Schools now are realizing that different people learn in different ways, and I have to agree. For instance, I like to learn something in private; I practice it a million times until I've perfected it, and then present it to the public as if it were a natural gifting God has blessed me with.
Which makes learning in community kind of a kick-in-the-teeth for me.
Because the process of learning can be incredibly humbling.
As someone who started attending church in diapers I feel like there isn't much I shouldn't already know.
I've recited all the memory verses, I've sung all the Bible songs, what's left to learn??
(As I write this, Job 38 comes to mind and at any moment I'm sure I will hear God's booming voice putting me in my place)
Of course, the short answer is, there is loads left to learn! God's Word is alive and will continue to speak to us as we grow in Him. And God makes Himself known in many other ways.
One of them being you.
Take a look in the mirror, and know that God is working in you, and He wants to make Himself known through you.
We all have stories of God at work in our lives; times He has given us strength in moments of weakness, patience in periods of uncertainty, and comfort in the midst of deep sorrow. When we come out of these times, and share our experience, we are proclaiming God, we are making Him known!
Praise God that we don’t get through each day on our own strength, but on His!
This week I was reminded of Psalm 9, where David exclaims, “I will give thanks to the Lord with my whole heart; I will recount all of your wonderful deeds.”
As a church – as a body of believers – let’s make Christ known through His saving work in our lives.
“Praise the Lord! I will give thanks to the Lord with my whole heart, in the company of the upright, in the congregation. Great are the works of the Lord, studied by all who delight in them. Full of splendor and majesty is his work, and his righteousness endures forever.” – Psalm 111:1-3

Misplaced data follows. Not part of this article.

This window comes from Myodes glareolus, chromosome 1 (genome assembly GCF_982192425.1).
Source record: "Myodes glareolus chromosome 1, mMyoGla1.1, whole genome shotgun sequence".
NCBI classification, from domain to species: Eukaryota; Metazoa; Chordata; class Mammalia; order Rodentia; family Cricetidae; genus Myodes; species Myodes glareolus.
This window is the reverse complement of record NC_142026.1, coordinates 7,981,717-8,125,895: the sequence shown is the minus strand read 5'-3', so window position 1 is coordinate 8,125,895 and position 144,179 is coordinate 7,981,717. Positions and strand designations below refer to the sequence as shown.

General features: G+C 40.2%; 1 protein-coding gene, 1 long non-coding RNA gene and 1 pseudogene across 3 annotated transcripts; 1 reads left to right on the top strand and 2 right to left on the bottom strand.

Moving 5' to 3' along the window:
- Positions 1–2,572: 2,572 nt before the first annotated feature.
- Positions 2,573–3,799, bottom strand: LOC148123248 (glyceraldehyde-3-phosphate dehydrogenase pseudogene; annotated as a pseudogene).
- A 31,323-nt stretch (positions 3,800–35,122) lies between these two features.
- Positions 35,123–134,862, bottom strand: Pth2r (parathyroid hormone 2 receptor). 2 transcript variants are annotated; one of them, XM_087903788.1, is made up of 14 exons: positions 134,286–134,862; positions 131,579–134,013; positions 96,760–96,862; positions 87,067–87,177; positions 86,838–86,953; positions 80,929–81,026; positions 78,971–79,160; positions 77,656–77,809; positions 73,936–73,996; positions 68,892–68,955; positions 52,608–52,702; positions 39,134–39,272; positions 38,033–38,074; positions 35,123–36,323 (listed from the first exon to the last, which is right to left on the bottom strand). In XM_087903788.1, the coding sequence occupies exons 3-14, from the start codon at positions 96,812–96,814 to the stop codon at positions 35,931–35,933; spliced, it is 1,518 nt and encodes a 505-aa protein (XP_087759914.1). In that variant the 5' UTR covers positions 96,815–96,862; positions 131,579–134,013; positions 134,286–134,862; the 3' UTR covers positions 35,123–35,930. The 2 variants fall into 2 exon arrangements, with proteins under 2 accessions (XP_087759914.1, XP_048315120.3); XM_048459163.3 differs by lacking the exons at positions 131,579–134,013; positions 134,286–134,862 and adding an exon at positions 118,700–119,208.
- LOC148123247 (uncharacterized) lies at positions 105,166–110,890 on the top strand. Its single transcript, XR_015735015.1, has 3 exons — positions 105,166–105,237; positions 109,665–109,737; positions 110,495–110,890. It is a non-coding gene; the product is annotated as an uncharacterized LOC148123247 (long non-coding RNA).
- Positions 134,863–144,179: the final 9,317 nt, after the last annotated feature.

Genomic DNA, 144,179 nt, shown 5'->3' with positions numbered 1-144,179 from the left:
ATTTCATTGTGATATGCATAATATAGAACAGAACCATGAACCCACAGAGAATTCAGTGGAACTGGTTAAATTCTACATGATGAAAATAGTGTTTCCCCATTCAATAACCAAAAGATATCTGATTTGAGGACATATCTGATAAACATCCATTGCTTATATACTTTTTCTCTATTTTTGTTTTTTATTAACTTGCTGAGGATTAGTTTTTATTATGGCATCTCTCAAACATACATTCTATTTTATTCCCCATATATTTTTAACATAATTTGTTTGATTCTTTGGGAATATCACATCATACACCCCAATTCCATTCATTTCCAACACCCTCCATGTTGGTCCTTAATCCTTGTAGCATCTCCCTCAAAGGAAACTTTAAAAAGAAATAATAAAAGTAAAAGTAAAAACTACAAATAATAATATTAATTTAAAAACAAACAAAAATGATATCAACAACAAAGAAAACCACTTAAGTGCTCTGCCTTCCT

Jolene Sanders, Director of Worship
Have you ever been asked to do something you have never done before and was beyond your comfort zone? Recently my daughter asked me to build a set of benches. I have never built furniture from scratch, so we spent time planning out the design and the materials we’d need. After the planning, the time came when I had to actually take the saw off the shelf and make the first cut. Then the second. And so on.
Since I had to build two benches, I learned from the first. Cutting the timbers for the second bench was not as intimidating because we had gained the confidence from the first.
Once we assembled the bench, we realized that additional support was needed so more material was bought and more cuts were made. We adjusted. It was a lot of effort but when we look at the final product, we are glad that we took the initiative to build these benches.
In the past year, Calvary Burlington has supported three missions trips for people who were going to places and doing things outside of their comfort zone. We also just completed a week of Forest Cliff Day Camp, where kids from the schools surrounding our church had the opportunity (some for the first time!) to hear about Jesus. These outreaches are all part of the disciple-making process.
The fall is upon us. Let’s get serious about our Lord’s command to make disciples. Let’s come out to Equip on the first Wednesday night of the month to learn more about the four core habits that help people grow (based out of Darryl Dash’s book). Get involved in Lifegroups to spur one another on to grow. Ladies, join the Tuesday evening Bible study to be built up in the faith. Men, start rubbing shoulders with other men through our monthly men’s ministry. Students, you have an incredible Wednesday night program to help you grow. Do one task in the church. Start serving in one ministry. Do one thing.
This fall, let’s build a bench. Start by making the first cut and go from there. If it works, you will have a bench. If not, ask others for help. Make adjustments. Buy more lumber. Just like I got better at making benches by doing, together we’ll get better at making disciples when we step out in faith and begin.
Peter Klahsen, Elder Chair